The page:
And in fact, after that agreement went into effect last year, the U.N. Security Council passed a resolution calling on Iran to refrain from developing any weapons, any missiles that could carry nuclear warheads for the next eight years.

The Iranians argue that, of course, this is only for defensive purposes. But when it comes to -- there is a link between North Korea and Iran and that is North Korea sees that Iran has a nuclear deal with major world powers.

But still the United States under President Trump wants to dismantle that agreement so what is the incentive for North Korea if possibly they were to work out on agreement with the United States, with world powers on its nuclear program?

How do they know that the United States will actually stick to it? So, yes, it's all interconnected and all cause for concern.

PAUL: All right. Good point. Ben Wedeman, so good to get your insight. Thank you.

BLACKWELL: Well, President Trump ripped NFL players who kneel during the national anthem. Watch a portion of his comments.


PRESIDENT TRUMP: Get that son of a (inaudible) off the field right now. Out.


BLACKWELL: And more to say in his attack on Colin Kaepernick and how former and current NFL players are reacting. You'll hear that next.

PAUL: Also thousands of people in Puerto Rico are under an emergency evacuation after a dam has failed. Take a look at the latest pictures. We have a live update from Puerto Rico for you.

BLACKWELL: And after being trapped for more than 17 hours, earthquake survivors pulled from that mess. CNN visits those victims as they recover to hear their stories.




PRESIDENT TRUMP: Wouldn't you love to see one of these NFL owners when somebody disrespects our flag to say get that son of a (inaudible) off the field right now, out, he's fired?


PAUL: The president calling on the NFL there to fire players who kneel during the national anthem.

BLACKWELL: You know, the president took time during a rally to endorse Alabama Senate candidate, Luke Strange, to go after players like Colin Kaepernick. He says they are disrespectful and told fans to leave the stadium when those players refuse to stand for the anthem.

Last year Kaepernick drew national attention for refusing to stand. He says the flag represents a country that oppresses people of color. PAUL: CNN's sports anchor, Coy Wire, is here with us. So, you have to wonder what the reaction is from the NFL.

COY WIRE, CNN SPORTS CORRESPONDENT: Yes. And we'll get to that in a second because it was strong as you could imagine. But players like Colin Kaepernick and Super Bowl champion and pro-baller, Michael Bennett, who have kneeled for the anthem.

They said they are not protesting the anthem or our nation or our military. I've talked to Michael Bennett. His own father served in our military. They're using their stage and their platform to speak out against racial and social injustice in our country.

But still a lot of people feel that that is anti-American to kneel during the anthem and President Trump played to that narrative last night in Alabama. Let's get to some of those players reactions from around the league.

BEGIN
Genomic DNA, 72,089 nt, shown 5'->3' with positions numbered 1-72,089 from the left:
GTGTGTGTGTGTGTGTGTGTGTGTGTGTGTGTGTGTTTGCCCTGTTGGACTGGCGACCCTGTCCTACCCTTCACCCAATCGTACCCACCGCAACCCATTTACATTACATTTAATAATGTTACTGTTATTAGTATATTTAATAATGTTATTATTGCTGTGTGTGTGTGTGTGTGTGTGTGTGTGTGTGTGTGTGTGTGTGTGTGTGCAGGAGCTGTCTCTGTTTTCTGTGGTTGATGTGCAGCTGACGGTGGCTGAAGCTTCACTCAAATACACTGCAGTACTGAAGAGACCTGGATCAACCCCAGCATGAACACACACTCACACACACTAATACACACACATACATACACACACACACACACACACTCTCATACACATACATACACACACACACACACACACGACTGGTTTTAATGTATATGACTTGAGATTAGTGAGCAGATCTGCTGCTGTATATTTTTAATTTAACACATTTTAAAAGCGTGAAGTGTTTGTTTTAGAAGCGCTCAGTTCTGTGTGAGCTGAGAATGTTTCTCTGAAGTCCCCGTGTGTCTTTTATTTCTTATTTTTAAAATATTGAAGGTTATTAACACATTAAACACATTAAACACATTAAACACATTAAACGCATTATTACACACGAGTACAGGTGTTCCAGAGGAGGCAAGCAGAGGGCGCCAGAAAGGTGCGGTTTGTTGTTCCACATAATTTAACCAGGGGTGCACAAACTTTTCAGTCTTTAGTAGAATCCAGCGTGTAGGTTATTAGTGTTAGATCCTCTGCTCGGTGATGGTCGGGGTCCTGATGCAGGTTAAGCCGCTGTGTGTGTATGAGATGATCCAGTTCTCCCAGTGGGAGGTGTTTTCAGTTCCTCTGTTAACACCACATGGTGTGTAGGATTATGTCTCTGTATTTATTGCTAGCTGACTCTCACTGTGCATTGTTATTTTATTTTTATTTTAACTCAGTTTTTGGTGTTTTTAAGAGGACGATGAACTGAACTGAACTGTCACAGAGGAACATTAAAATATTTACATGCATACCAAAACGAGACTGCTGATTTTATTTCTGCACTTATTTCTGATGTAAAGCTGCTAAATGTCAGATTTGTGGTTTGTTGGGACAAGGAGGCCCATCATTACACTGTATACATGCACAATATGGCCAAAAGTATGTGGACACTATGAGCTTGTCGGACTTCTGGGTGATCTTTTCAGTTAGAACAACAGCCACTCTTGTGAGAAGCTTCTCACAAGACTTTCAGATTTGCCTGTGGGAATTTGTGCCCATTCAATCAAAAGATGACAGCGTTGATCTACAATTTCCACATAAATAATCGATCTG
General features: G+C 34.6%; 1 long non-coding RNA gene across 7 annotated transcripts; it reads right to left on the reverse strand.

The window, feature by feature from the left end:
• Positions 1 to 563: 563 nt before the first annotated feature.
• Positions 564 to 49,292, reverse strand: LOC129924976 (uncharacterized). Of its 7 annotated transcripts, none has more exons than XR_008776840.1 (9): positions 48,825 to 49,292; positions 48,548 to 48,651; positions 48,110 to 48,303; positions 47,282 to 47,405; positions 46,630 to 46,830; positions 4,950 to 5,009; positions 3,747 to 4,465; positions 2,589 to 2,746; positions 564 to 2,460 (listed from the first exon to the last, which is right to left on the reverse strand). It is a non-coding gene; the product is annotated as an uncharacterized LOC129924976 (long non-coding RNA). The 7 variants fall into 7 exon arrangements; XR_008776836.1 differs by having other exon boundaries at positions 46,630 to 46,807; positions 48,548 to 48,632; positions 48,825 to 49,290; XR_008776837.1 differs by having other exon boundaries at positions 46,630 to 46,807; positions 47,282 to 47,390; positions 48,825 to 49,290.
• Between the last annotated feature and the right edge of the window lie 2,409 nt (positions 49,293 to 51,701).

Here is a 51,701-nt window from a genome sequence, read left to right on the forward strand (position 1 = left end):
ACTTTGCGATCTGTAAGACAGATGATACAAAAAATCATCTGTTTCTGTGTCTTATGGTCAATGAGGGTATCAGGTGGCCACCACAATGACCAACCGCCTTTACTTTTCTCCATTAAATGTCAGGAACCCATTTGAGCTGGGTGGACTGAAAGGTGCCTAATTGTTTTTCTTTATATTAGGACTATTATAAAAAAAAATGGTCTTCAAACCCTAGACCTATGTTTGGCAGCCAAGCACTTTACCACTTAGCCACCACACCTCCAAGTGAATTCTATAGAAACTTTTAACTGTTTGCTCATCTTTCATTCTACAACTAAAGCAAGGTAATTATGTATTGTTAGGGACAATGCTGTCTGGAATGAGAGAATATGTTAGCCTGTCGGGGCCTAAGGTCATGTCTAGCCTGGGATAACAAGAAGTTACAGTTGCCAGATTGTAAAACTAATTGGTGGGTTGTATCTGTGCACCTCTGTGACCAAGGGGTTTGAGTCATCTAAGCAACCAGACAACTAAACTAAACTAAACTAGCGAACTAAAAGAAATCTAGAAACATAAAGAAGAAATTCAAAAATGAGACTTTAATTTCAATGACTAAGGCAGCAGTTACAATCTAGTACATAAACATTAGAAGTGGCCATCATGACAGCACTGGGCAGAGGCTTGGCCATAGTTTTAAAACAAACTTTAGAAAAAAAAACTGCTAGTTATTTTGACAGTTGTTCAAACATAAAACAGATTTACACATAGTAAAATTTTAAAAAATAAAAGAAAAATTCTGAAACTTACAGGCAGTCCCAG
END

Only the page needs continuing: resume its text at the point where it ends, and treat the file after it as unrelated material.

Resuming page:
Viking's player, Bishop Sankey, he said, "Shaking my head all because Kaepernick is exercising his right as an American citizen to protest." Broncos Max Garcia, "What an emphatic response, where was this passion in response to Charlottesville?"

Eric Ebron, he said, "Does anyone tell Trump to stick to politics like they tell us to stick to sports? Shaking my head."

So, President Trump urging NFL to fire players who are using their platform to try to create positive change in their communities, many have asked should athletes stick to sports?

Should these players not use their voices to combat racial and social injustice. Should JJ Watt not take a stand and raise nearly $40 million for hurricane relief efforts. Should players not use their platform to help fight the fight against cancer?

We want to get you involve in the show. Let us know, tweet us @newday, @victorblackwell, @christi_paul, and let us know your thoughts and perhaps later in the show we can get your thoughts involved as well.

[06:20:06] BLACKWELL: Yes. Interesting. This was a rally to endorse a candidate. I wonder if the candidate himself endorses the president's comments because there was a lot that was off script last night.

WIRE: And the big football (inaudible), right?

BLACKWELL: All right. Thanks.

PAUL: Thank you.

So, after Donald Trump criticizes the Iran nuclear deal at the U.N. earlier this week, Iran thumbs its nose at the president launching a brand new long-range missile.

BLACKWELL: Meanwhile, thousands of Americans in Puerto Rico are leaving those towns as the dam teeters on total collapse there. A live update from Puerto Rico in the aftermath of Hurricane Maria.


PAUL: We are always glad to have your company. Welcome back. I'm Christi Paul.

BLACKWELL: I'm Victor Blackwell. Good Saturday morning to you.

[06:25:03] Iran has test fired a new ballistic missile just hours after showing it off in a military parade.

PAUL: A state-run media says the missile is capable of carrying multiple war heads. We are going to show you some video here of the test released by Iran here. They say it has a range of more than 1,200 miles.

That would make it capable of reaching Israel and Saudi Arabia. The test comes as President Donald Trump continues criticizing the 2015 Iran nuclear agreement. Now, President Hassan Rouhani says Iran plans to strengthen both its missile capabilities and military defenses.

BLACKWELL: Well, President Trump again going after North Korean Leader Kim Jong-un before a crowd in Alabama. That caps the week where the two leaders traded insults and threats day after day. Last night, President Trump promised to keep America safe but also expressed a lot of frustration. Watch.